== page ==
A Passing Guest
In A Passing Guest, Elspeth Sandys bravely tackles contemporary New Zealand issues which many Pakeha authors shy away from: Maori and Pakeha relationships, Maori poverty, gang culture, and family breakdown.
The novel interweaves the stories of two characters, Renate Anderson, a Pakeha writer recently returned to New Zealand after a decade spent in England, and Max Nene, a Maori man whose life is characterised by abuse, gangs, and crime. Renate meets Max at Paremoremo prison, where she has volunteered to tutor creative writing. They strike up an unlikely friendship, and Max gradually reveals information about his life to Renate both through talking and writing. Max turns out to be a talented writer, and his emerging ability is convincingly shown in the extracts from his prison writings.
However, the friendship is doomed from the start (so to speak), since the novel begins with Max’s death in a car crash. Renate is devastated by his death, and it raises many questions for her. Why does his life end so tragically? Why are deaths like his so common amongst Maori men? How does this reflect on New Zealand society? The main thread of A Passing Guest involves Renate’s largely fruitless search for answers.
The novel seems to imply that we are asking many questions about our bicultural society but do not as yet have answers. The title perhaps suggests that all of us are “passing guest[s]” and that only through the passing of time can solutions be found. Right now all we can do is put the questions.
Sandys begins with an apt quotation from Rilke:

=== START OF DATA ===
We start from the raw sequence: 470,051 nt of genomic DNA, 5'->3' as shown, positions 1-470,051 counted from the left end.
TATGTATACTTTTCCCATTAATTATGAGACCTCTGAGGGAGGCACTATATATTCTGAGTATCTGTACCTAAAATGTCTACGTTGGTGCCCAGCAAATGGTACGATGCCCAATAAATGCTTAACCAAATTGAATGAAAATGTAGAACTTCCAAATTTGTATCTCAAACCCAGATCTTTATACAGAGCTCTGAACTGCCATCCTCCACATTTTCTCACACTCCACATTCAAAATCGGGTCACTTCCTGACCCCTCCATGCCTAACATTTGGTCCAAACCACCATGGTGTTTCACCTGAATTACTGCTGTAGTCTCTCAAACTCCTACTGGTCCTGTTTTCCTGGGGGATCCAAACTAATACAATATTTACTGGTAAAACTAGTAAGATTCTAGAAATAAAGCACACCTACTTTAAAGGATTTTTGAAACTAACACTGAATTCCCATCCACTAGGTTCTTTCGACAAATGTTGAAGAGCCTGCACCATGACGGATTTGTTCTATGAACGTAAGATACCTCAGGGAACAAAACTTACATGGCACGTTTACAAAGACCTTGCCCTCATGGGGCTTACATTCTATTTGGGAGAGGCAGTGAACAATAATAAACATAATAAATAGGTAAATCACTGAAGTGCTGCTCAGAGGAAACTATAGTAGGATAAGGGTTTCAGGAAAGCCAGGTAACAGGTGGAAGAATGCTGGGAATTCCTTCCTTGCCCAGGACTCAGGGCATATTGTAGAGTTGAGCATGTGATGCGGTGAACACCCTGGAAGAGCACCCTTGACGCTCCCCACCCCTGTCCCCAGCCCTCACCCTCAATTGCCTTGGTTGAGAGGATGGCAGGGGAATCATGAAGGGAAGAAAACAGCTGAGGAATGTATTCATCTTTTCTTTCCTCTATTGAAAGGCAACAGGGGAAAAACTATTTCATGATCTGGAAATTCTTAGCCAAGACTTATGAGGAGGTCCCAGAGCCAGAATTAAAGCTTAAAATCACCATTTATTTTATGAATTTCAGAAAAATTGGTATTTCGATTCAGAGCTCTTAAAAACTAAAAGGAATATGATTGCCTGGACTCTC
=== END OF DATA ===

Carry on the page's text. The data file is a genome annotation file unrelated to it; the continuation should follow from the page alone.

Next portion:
Have patience with everything unresolved in your heart and try to love the questions themselves … Don’t search for the answers, which could not be given to you now, because you would not be able to live them.
Renate seems to be living the questions in her pursuit of the answer. After Max’s death, she finds that while he often lied to her in their conversations, in his writings he told the truth. Indeed, one of the philosophical themes of the novel is the nature of truth and the importance of writing as a means of expressing it.
The novel interweaves Renate’s first-person narrative, which provides the structure for the book, with Max’s diaries. This technique illustrates the distance between Renate and Max despite their friendship; however, it is somewhat off-putting for the reader to keep switching between first-person accounts from two such different characters.
A Passing Guest is no easy read. While the questions promise much, the lack of answers proves frustrating – no doubt intentionally. More seriously, I found myself losing patience and sympathy with Renate as a character. Her endless self-analysis, wondering, and remembering eventually become annoying.
While her search for justice for Max is in many ways admirably altruistic, it is clear that her real goal is self-exploration. The friendship thus seems somewhat self-serving on her part. She more or less takes Max on as a project, inviting him to classical music concerts and helping him to find a job after he leaves prison. The fact that Max later becomes material for her new novel rather confirms these suspicions. What Max thinks of the relationship is never made clear.
At times, Renate’s relationships with the other characters seem not altogether plausible. For instance, it is hard to believe that Max’s family would be quite so patient with her as she continues to prise out information about their history and their troubles. Furthermore, Max’s character seems underdeveloped. We never get a real insight into his feelings, into what motivates him. Given that the book consists largely of Renate’s memories of Max, perhaps this gap is meant to show her failure, ultimately, to understand him. It has to be said, too, that his diaries read rather like a series of clichés, almost at times like a parody of a deprived Maori upbringing: abused childhood, poor literacy, recruitment into gang, life of crime. But then again, perhaps the diaries seemed clichéd because such horrors occur all too often.
There is no question that A Passing Guest raises valid issues, but in the end it does not amount to a satisfying novel.
Kirstie Archer is a Wellington reviewer.